In a match befitting the state semifinals, the North Hall High volleyball team’s showdown with Pace Academy on Wednesday night came down to a few bounces and close calls.
The Lady Trojans just happened to be on the wrong side of them.
North Hall was denied its first-ever state championship berth by way of a 3-1 loss to the Lady Knights in Gainesville. The No. 2 seed Lady Trojans (45-11) battled to a 25-23 win in the first set before falling 25-14 in the second and 26-24 in each of the final two games.
“We were just a little bit tight,” North Hall coach Emi Hughes said. “It was a big moment, and we rallied as best as we could in the final two sets. I really think these were two evenly matched teams. … We were right there, but there were some calls that didn’t go our way.”
It was the Lady Trojans’ second straight trip to the semifinals, a stage they reached for the first time in 2016.
Despite falling short of another breakthrough season, North Hall’s seven seniors exit as the winningest class in program history. Lily Paschall, Melissa DeVerter, Autumn Tucker and Lena Strickland all flashed their usual brilliance Wednesday night, and they were joined by Caroline Brady, Savannah Miller and Holly Worden in setting a new standard for the Lady Trojans.
“They’re the best group to come through here,” Hughes said. “They’re the winningest, the most driven and they set all kinds of records. … We talked about building a tradition, and they have really left a legacy here. It’s going to be tough to match it.”
Those seniors rallied the team from sizeable deficits in both the third and fourth sets, claiming a 24-22 edge in each game. But third-seeded Pace Academy (28-11) reeled off four straight points to win both sets and punch its ticket to the Class 3A state championship Saturday.
“We had a lot of respect for North Hall coming into this match,” Lady Knights coach Anna Bush said. “Many times we felt tense, and they had our backs against the wall in those last two sets. For us to come back as a young team in front of a loud crowd, that was amazing.”
Oddly enough, youth is what carried Pace Academy against a veteran North Hall team.
Freshman setter Kalissa Greene expertly executed the Lady Knights cross-court, misdirection attack, sometimes lobbing balls backward for tall sophomore outside hitters Ada Jane Agolli and Lucy Ferry.
Agolli was particularly effective, racking up a match-high 24 kills as Pace Academy did the majority of its work from the left side of the net. Junior outside hitter Alexandra Baker totaled 18 kills — including three straight in the crucial third set that brought the Lady Knights to set point after they trailed 24-22 — while Ferry produced nine kills.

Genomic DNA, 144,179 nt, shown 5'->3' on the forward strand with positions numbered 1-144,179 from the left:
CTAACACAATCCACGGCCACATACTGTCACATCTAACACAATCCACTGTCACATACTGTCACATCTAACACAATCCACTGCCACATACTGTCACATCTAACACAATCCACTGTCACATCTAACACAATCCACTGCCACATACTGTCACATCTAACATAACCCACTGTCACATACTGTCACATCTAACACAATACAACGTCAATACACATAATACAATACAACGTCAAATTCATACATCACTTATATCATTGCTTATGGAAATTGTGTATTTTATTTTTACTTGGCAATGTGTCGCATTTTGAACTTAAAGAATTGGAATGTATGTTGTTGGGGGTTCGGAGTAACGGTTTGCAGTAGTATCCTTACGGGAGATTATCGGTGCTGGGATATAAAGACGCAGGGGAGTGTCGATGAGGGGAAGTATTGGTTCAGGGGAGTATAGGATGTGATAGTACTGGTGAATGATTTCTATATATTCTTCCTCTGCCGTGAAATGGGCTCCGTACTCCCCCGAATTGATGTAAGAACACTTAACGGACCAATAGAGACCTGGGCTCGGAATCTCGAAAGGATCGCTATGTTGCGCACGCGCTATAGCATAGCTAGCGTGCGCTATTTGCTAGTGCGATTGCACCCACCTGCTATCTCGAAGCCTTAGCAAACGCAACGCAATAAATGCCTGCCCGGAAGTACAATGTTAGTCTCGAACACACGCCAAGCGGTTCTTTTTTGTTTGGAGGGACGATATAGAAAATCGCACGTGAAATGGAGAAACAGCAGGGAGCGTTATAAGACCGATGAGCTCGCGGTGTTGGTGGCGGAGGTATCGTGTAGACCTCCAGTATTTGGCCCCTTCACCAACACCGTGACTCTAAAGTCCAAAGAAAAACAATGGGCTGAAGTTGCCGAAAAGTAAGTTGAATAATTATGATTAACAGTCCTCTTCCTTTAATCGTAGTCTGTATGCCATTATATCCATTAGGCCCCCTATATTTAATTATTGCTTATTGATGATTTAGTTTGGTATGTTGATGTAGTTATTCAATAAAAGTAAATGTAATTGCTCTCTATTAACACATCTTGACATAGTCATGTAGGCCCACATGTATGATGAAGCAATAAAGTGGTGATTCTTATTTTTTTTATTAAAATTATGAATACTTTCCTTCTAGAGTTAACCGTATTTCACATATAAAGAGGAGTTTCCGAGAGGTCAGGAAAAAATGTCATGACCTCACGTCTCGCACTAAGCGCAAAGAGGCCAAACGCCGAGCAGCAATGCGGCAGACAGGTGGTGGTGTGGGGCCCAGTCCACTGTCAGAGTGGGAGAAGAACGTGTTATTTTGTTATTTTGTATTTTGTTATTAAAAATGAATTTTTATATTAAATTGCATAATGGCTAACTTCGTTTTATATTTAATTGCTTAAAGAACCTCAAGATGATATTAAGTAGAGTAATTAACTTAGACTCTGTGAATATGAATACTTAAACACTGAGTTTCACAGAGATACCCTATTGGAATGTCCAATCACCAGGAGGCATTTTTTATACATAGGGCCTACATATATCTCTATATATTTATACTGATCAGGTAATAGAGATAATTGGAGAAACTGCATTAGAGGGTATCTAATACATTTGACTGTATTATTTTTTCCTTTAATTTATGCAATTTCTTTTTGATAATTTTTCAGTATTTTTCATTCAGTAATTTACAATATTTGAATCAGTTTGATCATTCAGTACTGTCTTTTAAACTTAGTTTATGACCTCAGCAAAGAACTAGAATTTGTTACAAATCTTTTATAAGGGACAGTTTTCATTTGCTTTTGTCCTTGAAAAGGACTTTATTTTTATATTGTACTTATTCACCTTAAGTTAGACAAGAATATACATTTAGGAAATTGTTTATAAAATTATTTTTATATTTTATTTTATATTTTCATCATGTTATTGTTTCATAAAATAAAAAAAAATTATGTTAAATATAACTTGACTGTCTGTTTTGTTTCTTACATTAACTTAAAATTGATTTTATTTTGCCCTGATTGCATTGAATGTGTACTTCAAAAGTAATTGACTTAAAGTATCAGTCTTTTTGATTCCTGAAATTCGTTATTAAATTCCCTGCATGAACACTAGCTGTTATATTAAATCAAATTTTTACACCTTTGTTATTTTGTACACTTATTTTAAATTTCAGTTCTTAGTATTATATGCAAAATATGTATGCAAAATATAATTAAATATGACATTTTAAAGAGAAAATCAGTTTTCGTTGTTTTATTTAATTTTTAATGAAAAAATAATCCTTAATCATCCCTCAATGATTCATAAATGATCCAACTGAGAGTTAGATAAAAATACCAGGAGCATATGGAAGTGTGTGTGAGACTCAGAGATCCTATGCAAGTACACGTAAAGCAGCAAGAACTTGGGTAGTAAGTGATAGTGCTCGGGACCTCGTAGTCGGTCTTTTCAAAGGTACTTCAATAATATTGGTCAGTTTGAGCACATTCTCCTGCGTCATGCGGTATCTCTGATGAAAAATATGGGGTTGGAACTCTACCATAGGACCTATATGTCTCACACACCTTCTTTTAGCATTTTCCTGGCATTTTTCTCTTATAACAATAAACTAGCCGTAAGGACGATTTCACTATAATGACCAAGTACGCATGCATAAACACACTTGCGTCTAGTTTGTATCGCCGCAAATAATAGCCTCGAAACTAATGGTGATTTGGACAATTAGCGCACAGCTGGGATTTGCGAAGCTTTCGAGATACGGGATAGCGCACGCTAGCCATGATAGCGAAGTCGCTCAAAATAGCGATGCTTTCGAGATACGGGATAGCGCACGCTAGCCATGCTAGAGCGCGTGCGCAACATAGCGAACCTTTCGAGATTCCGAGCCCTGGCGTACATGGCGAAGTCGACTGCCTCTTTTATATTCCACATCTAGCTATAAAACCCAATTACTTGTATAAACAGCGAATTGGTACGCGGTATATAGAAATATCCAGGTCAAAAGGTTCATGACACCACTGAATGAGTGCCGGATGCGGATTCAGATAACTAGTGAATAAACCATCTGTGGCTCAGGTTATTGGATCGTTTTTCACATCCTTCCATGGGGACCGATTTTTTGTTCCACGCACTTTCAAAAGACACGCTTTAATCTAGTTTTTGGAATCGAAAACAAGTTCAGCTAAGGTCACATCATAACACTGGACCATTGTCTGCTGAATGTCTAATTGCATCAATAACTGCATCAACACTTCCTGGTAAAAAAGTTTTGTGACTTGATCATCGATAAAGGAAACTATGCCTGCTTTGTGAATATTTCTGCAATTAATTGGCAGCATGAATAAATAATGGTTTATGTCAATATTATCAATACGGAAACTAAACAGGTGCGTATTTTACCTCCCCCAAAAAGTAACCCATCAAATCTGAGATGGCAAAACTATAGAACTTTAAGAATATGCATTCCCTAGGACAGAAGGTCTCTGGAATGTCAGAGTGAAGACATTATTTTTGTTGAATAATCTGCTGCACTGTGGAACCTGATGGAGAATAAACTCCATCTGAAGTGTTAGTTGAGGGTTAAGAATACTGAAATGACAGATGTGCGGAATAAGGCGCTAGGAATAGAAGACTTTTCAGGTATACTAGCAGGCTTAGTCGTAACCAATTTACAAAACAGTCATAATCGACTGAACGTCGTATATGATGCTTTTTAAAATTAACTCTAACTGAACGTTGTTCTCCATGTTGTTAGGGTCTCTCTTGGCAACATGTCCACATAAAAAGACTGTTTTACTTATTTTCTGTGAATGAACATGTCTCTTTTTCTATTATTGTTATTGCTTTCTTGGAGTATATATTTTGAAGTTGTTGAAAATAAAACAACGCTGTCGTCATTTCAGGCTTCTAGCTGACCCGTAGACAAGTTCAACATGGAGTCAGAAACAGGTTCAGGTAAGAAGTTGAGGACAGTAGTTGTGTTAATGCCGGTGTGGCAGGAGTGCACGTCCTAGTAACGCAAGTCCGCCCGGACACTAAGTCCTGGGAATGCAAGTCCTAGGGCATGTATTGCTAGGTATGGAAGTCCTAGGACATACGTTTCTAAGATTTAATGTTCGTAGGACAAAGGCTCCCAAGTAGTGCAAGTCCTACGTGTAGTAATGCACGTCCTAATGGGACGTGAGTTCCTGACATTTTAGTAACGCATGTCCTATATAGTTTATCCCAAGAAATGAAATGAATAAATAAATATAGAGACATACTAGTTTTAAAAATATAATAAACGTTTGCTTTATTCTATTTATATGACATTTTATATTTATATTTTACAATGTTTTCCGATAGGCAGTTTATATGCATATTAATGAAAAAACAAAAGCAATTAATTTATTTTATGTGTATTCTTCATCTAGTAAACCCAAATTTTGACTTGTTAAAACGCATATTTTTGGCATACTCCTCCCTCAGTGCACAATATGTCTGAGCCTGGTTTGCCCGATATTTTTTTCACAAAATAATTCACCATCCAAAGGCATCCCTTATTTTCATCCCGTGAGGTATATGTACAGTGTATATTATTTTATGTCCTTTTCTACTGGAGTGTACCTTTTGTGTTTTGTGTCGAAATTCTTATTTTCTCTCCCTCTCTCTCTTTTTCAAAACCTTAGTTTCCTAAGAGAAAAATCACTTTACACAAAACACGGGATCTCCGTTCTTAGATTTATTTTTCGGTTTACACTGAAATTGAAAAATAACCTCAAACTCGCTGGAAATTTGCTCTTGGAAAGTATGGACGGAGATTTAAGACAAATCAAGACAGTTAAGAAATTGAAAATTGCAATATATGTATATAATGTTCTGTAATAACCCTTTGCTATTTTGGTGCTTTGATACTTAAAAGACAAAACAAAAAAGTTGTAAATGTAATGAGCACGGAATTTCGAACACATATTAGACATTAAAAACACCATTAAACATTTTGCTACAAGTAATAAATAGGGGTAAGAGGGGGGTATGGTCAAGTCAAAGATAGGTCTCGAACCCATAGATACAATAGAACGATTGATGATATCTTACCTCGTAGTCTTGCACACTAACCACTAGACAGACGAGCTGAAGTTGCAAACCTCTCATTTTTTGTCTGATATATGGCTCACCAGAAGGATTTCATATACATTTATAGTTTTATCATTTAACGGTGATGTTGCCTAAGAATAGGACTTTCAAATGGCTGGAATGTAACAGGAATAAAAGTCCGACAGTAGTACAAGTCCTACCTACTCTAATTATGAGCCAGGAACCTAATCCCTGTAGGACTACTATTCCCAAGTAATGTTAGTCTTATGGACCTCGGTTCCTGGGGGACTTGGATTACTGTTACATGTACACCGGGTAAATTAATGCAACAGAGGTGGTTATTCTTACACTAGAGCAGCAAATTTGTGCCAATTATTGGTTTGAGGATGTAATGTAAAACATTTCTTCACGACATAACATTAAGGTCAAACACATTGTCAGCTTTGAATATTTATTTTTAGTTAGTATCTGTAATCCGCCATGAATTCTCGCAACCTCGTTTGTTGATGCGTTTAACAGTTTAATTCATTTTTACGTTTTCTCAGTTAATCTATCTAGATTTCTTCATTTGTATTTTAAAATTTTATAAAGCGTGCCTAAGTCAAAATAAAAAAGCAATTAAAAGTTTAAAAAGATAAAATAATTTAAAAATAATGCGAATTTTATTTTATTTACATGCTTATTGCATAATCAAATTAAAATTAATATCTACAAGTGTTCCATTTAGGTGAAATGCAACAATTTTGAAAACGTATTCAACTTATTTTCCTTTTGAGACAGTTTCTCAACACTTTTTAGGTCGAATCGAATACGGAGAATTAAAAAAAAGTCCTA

“(Agolli) was good. We knew they’d go to her,” Hughes said. “They had some good hits at pivotal moments.”
But Agolli also gave North Hall trouble with seven aces, and the final two came in quick succession to clinch the fourth set.
With the game tied at 24-all, the sophomore scorched a serve that landed close to the left-hand line and was ruled in bounds. The call drew criticism from the huge Lady Trojans crowd, and officials appeared to disagree about the play while Hughes huddled her team during a timeout.
Agolli’s next serve skipped off the top of the net and slowly fell to the court between three North Hall players, sending Pace Academy to the state championship for the second straight season.
“We’re not a tricky team with what we do. We played to our strengths tonight,” Bush said. “I was really worried about this game because of (North Hall’s) seniors. Seniors just have a way of making things happen.”
The Lady Trojans’ upperclassmen did just that.
Paschall matched Greene’s excellent setting, which often led to frantic and lengthy volleys between the two squads. On the night when she was honored for 3,500 career assists, the senior dished out plenty more, mostly to classmates DeVerter (19 kills) and Tucker (15).
“They’re our go-tos, and they have been for four years,” Hughes said. “I really can’t say enough about the way Lily orchestrated our offense tonight.”
North Hall will be without all of them as it moves on from the most dominant stretch in program history in 2018. This year’s seniors advanced to at least the third round of the playoffs all four years and were the first group to make it to the semifinals.
They almost reached the state championship match, too, and Hughes will be drawing on their successes for a long time.
“They’re all great players, and all seven of them have helped rally us throughout the whole season,” Hughes said. “ … It’s the intangibles and seeing what this senior group has done here and the example that they’ve set. We’ll be young next year, but we’ll be all right.”